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Will the American Rescue Plan make it easier to get elective surgery?

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Has the pandemic caused you to delay elective surgery?

The American Rescue Plan Act of 2021 is expected to be very good for people needing outpatient surgery.

Outpatient surgery, also known as ambulatory surgery, day surgery, day case surgery, or same-day surgery, is surgery that does not require an overnight hospital stay. The term “outpatient” arises from the fact that surgery patients may enter and leave the facility on the same day (Wikipedia).

The article below is curated from here.

ASC Means Ambulatory Surgery Centers (ASC)

Some ambulatory surgery leaders think President Joe Biden's $1.9 trillion American Rescue Plan could be a win for ASCs.

And that will be a win for people who have put off elective surgery during the pandemic.

The plan expands Affordable Care Act plans with no monthly premium to nearly 7 million uninsured Americans and extends eligibility for ACA health insurance subsidies to people buying their own health coverage on the marketplace.

With its passage, 63 percent of uninsured people are now eligible for financial assistance through the marketplaces, Medicaid or Basic Health Plans, according to a study by the Kaiser Family Foundation.

American Rescue Plan Brings More Patients To Elective Surgery

"The expansion will bring more patients to seek elective surgeries sooner," Liliana Lehmann, president of Axis HealthCare Partners, told Becker's "This will bring another opportunity for ASCs to be in the forefront as the lower-cost provider compared to hospitals."

The relief package will also increase subsidies to private payers for covering workers who were laid off, according to The New York Times.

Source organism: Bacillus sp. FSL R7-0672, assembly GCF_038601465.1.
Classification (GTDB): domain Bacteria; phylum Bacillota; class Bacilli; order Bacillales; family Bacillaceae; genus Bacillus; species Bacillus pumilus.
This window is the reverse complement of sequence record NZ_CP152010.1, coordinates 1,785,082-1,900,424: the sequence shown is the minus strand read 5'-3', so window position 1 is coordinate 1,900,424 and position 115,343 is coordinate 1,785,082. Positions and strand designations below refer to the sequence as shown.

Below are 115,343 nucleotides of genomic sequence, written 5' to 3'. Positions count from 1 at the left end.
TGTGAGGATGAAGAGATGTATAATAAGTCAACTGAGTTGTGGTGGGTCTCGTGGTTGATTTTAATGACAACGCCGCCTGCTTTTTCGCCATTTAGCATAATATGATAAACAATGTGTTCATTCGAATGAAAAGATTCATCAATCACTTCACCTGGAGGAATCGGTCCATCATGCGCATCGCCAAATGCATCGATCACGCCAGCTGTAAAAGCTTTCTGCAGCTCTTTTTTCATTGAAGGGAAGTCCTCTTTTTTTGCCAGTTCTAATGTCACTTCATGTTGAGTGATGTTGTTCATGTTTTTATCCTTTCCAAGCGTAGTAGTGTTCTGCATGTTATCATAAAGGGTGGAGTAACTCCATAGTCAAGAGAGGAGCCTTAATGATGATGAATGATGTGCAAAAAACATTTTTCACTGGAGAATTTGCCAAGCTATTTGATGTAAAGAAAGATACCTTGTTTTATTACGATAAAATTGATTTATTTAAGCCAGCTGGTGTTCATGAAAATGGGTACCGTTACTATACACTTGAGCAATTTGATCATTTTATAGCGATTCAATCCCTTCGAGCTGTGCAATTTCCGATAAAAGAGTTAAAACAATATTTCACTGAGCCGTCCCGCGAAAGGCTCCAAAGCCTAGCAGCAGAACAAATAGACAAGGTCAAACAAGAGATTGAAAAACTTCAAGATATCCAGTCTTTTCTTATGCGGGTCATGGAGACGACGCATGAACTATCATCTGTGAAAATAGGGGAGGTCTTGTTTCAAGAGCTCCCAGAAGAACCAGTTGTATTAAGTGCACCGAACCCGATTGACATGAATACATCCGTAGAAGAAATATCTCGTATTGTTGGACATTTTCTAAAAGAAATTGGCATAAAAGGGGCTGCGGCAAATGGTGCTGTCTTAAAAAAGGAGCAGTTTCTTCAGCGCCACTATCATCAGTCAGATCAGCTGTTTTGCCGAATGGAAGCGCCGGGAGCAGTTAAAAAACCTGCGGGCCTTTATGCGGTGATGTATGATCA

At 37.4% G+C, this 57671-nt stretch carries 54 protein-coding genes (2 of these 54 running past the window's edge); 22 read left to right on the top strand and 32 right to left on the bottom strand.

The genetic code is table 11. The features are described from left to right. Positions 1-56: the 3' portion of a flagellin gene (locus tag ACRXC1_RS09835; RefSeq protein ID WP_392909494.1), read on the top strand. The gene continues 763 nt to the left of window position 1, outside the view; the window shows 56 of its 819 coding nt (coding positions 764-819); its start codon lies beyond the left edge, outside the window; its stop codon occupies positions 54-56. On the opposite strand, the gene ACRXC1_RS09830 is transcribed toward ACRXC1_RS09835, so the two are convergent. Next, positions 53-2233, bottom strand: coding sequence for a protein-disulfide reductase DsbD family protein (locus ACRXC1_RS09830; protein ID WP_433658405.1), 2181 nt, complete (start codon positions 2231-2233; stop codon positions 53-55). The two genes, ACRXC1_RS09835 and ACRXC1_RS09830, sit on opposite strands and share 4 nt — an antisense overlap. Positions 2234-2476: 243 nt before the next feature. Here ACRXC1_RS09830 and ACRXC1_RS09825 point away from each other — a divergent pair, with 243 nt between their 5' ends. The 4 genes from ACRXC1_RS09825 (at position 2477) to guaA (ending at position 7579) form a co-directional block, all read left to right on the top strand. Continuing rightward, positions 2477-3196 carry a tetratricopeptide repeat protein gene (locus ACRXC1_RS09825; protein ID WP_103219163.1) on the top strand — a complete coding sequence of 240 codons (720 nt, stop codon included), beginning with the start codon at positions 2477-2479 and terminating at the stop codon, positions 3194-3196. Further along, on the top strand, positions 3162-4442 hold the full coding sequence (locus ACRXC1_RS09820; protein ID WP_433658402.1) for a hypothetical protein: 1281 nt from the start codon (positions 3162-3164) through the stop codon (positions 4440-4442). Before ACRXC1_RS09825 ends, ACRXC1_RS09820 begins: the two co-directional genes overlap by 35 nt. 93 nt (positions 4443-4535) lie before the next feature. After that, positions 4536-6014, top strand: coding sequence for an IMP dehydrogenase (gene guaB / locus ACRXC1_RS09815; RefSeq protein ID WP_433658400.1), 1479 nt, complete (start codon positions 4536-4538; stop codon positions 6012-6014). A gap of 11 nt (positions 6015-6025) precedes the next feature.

Some ASC leaders feel the expansion will bring patients to ASCs.

"Expanded coverage will allow more people to seek the needed care that nurses, surgeons, anesthesiologists and [certified registered nurse anesthetists] at ASCs provide," Adam Spiegel, CEO of Irving, Texas-based NorthStar Anesthesia, told Becker's "Ultimately, more patients covered under health insurance would benefit patients, providers, ASCs and the broader community."

The private payer subsidies specifically could be a plus for ASCs, Anthony Molchany, CEO of Mercer-Bucks Orthopaedics and Mercer County Surgery Center in Lawrenceville, N.J. told Becker's.

"Private payers have long recognized ASCs and their financial benefit to membership," he said.

Mr. Molchany, like Ms. Lehmann, foresees these companies continuing to migrate insured members to ASCs to capitalize on lowering costs with government subsidies, if private payers continue to develop cost-sharing models.

"These private payers must continue to develop cost-sharing models using these subsidies that can be further integrated to reduce the overall consumer healthcare marketplace premiums," he said.

John Prunskis, MD, CMO of Chicago-based DxTx Pain and Spine, told Becker's he feels the bill fails to address the central issue for ASCs in the healthcare industry — the disparity of reimbursement payments to ASCs and hospitals for the same procedures, which he says is "bankrupting Medicare and the health system."

"Hospitals get anywhere from two to five times the reimbursement for an identical procedure.  With the way they've structured the payment, however, the patient sometimes still has higher out-of-pocket costs," he said. "It's costing the taxpayers more, because it'll have a higher compensation for an identical procedure."

To learn more about the American Rescue Plan, Obamacare, and elective surgery coverage, give us a call at (877) THE HALO

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